Franz West, To Build a House You Start With the Roof: Work, 1972-2008 at LACMA
Franz West is known for his interactive, body-extending “Adaptives” sculptures, and his show now near the end of its run at LACMA is somewhat dominated by them, but perhaps the defining work of the Viennese artist’s first full U.S. survey is for eyes only. In multiple visits (which this show warrants), I keep coming back to Sisyphos IX from 2002, a hulk of foam and papier-mâché slathered in blue and splattered in pink/red paint with a size and form suggestive of the boulder Sisyphus was condemned by the gods to forever roll up a hill, only to have it roll down again, and then start over. Lumpy and clumsy yet lovely, and both still and agitated in presence, it’s signature West, working in the moment to try to make something that can handle the weight of myth and history, including the history of postwar art — from Abstract Expressionism and Art Informel to Arte Povera and Actionism — from which West takes his cues. And at about 6 feet in height, with a few bits of steel pipe at its base implying feet, it also becomes a figure, which, while it isn’t meant to be touched like its Adaptives kin, nonetheless has a bodily presence that engages you like another person in the room. It also suggests a big bashed head that, as you move around it, seems to yield faces that emerge and then disappear just as clouds offer shape-shifting physiognomy. From one view, the work offers a Janus-like double profile, with a solemn, long-nosed face on the left and a tense, opened-mouth visage on the right. Add to all those suggestions of head and body, and all that baggage, the pie-fight/splatter-film campiness and violence of the paintwork, and the profoundly ridiculous other implication of the little pipes at the bottom, which though welded in place to serve the actual function of keeping this thing from tipping also suggest idiotically round wedges that would sooner roll away themselves than throw a wrench in the machinations of Sisyphus’ damnation. Sisyphos IX, and more than a few seemingly dumb, blunt and bumbling works in this brilliant exhibition, speak eloquently of a worldview and art attitude — formed amid bombed-to-bits, guilt-plagued and cold war–strained Europe, and marinated in the art that came of that place and time — that knows plenty about angst, and equally as much about absurdity and humor.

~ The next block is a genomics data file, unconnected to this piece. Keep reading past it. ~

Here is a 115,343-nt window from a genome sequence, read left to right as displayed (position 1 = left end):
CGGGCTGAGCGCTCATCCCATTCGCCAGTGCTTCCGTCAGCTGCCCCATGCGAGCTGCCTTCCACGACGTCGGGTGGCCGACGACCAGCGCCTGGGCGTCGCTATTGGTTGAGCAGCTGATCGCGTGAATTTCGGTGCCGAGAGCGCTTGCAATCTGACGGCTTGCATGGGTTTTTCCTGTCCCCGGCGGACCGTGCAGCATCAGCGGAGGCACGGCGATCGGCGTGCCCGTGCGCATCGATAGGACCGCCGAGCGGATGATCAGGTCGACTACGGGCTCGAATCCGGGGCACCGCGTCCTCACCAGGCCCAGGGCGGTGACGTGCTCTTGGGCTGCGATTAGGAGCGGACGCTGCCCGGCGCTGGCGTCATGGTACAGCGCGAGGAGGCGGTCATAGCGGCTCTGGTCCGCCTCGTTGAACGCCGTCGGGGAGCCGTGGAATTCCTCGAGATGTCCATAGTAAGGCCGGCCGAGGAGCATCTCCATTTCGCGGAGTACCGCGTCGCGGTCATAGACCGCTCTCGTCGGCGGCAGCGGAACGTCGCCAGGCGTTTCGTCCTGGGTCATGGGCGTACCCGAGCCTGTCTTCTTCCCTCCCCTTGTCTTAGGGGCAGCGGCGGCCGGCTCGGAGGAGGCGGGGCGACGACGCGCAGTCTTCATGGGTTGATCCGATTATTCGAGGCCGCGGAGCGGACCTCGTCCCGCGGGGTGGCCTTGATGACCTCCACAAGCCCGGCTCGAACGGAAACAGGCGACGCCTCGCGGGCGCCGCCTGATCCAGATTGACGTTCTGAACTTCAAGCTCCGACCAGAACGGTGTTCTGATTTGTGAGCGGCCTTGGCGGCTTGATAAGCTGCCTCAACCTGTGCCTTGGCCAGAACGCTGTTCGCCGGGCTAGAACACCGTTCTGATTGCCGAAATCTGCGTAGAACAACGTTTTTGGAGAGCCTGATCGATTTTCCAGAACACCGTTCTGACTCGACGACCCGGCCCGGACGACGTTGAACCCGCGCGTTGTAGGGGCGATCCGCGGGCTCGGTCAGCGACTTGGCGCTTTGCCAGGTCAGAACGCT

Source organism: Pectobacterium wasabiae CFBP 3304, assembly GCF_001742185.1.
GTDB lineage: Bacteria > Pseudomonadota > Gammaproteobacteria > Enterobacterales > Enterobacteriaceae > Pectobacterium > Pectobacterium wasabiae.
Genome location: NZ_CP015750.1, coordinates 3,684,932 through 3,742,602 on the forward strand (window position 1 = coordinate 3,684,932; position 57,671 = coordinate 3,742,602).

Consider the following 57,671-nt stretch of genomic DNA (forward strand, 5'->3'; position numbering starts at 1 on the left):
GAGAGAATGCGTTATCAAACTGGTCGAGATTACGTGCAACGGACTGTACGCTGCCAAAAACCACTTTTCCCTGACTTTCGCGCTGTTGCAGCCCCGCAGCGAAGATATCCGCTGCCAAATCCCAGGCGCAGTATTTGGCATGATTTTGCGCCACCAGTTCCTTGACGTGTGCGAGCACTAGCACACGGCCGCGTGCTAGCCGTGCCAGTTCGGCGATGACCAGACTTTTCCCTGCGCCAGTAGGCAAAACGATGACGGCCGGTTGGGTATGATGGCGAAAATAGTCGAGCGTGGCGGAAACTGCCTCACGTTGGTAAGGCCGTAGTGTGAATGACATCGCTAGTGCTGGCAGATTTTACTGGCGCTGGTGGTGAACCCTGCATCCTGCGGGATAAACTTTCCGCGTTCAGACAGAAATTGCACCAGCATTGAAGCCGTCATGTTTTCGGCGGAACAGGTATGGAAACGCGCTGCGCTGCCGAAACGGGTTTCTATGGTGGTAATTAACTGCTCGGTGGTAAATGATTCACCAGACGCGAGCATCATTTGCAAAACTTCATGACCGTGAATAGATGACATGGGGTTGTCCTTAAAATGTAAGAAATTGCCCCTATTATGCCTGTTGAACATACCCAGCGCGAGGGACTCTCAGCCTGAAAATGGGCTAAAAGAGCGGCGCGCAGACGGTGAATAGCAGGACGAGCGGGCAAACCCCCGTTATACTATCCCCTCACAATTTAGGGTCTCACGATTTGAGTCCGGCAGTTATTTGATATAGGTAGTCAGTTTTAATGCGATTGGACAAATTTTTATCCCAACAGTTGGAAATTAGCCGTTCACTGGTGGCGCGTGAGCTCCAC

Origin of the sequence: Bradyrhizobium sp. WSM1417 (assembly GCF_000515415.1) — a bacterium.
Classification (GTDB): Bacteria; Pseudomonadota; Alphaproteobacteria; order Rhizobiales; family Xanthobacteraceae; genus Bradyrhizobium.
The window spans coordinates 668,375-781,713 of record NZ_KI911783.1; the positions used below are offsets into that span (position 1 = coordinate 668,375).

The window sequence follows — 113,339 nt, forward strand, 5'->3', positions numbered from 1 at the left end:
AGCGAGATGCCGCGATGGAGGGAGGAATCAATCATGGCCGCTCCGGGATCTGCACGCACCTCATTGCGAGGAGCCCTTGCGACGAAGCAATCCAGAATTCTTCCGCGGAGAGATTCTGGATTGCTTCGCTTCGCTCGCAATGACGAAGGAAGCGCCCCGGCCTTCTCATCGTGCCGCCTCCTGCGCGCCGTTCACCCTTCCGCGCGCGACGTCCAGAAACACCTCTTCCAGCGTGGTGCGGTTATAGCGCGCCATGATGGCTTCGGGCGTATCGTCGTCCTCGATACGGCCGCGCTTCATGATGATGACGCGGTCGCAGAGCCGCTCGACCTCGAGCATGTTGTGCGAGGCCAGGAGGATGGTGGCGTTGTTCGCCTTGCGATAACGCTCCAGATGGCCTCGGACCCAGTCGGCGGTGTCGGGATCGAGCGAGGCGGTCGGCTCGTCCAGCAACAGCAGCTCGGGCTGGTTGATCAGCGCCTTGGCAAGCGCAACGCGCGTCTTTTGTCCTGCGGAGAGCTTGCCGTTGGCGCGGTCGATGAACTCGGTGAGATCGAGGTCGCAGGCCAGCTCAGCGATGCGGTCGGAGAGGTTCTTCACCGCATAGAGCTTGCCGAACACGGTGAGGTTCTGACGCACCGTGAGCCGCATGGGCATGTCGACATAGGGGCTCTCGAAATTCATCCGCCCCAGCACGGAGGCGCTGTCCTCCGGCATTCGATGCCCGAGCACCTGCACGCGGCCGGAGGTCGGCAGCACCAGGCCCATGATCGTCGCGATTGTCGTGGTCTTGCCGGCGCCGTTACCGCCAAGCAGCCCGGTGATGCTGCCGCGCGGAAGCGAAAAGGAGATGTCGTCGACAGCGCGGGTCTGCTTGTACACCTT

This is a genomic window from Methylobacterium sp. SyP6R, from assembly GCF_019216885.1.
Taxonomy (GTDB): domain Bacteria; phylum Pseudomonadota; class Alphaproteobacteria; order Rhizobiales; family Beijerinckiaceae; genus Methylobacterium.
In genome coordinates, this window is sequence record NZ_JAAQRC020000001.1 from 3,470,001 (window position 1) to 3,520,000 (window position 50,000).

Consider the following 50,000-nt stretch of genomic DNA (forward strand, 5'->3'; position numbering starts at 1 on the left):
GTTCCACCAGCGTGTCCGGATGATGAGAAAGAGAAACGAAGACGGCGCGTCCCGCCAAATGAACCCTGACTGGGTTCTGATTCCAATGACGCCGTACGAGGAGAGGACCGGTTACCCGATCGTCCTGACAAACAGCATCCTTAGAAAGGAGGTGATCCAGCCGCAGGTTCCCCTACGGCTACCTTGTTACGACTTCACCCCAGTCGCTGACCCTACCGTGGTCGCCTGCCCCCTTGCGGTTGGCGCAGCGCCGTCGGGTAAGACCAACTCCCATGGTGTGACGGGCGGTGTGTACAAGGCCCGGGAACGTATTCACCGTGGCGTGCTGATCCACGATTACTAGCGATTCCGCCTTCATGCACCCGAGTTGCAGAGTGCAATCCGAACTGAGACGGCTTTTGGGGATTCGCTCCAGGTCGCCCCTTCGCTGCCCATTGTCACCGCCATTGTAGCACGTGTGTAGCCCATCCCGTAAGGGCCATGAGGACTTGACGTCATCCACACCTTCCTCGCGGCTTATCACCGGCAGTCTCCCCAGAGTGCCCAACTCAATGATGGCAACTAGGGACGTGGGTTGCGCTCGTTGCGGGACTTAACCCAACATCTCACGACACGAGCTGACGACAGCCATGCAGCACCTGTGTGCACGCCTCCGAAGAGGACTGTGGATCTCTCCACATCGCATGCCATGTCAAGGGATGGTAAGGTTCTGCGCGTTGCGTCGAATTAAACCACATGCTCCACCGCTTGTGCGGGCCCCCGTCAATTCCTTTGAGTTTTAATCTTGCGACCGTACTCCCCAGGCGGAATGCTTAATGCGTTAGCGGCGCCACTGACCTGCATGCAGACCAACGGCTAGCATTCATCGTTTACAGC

LACMA, 5905 Wilshire Blvd., L.A.; Mon., Tues. & Thurs., noon-8 p.m.; Fri., noon-9 p.m.; Sat.-Sun., 11 a.m.-8 p.m., through June 7. (323) 857-6000 or www.lacma.org.
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